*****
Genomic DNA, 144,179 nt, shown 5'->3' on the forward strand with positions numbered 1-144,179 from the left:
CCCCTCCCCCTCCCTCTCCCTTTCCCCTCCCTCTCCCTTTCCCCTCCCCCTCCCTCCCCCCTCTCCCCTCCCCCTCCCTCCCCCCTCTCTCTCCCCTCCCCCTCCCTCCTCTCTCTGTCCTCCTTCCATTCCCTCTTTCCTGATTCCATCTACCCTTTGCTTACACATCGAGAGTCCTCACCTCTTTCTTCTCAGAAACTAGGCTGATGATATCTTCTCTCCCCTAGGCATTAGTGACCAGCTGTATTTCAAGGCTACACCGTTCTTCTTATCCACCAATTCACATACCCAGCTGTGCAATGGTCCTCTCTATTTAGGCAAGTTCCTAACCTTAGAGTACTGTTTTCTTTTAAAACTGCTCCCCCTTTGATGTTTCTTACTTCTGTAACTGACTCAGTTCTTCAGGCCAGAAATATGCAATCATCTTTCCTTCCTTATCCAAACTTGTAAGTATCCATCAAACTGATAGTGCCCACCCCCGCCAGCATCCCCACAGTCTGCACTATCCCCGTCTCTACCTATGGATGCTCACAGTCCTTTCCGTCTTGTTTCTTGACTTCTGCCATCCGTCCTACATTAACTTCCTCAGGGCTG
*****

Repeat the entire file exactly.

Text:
Genomic DNA, 144,179 nt, shown 5'->3' on the forward strand with positions numbered 1-144,179 from the left:
CCCCTCCCCCTCCCTCTCCCTTTCCCCTCCCTCTCCCTTTCCCCTCCCCCTCCCTCCCCCCTCTCCCCTCCCCCTCCCTCCCCCCTCTCTCTCCCCTCCCCCTCCCTCCTCTCTCTGTCCTCCTTCCATTCCCTCTTTCCTGATTCCATCTACCCTTTGCTTACACATCGAGAGTCCTCACCTCTTTCTTCTCAGAAACTAGGCTGATGATATCTTCTCTCCCCTAGGCATTAGTGACCAGCTGTATTTCAAGGCTACACCGTTCTTCTTATCCACCAATTCACATACCCAGCTGTGCAATGGTCCTCTCTATTTAGGCAAGTTCCTAACCTTAGAGTACTGTTTTCTTTTAAAACTGCTCCCCCTTTGATGTTTCTTACTTCTGTAACTGACTCAGTTCTTCAGGCCAGAAATATGCAATCATCTTTCCTTCCTTATCCAAACTTGTAAGTATCCATCAAACTGATAGTGCCCACCCCCGCCAGCATCCCCACAGTCTGCACTATCCCCGTCTCTACCTATGGATGCTCACAGTCCTTTCCGTCTTGTTTCTTGACTTCTGCCATCCGTCCTACATTAACTTCCTCAGGGCTG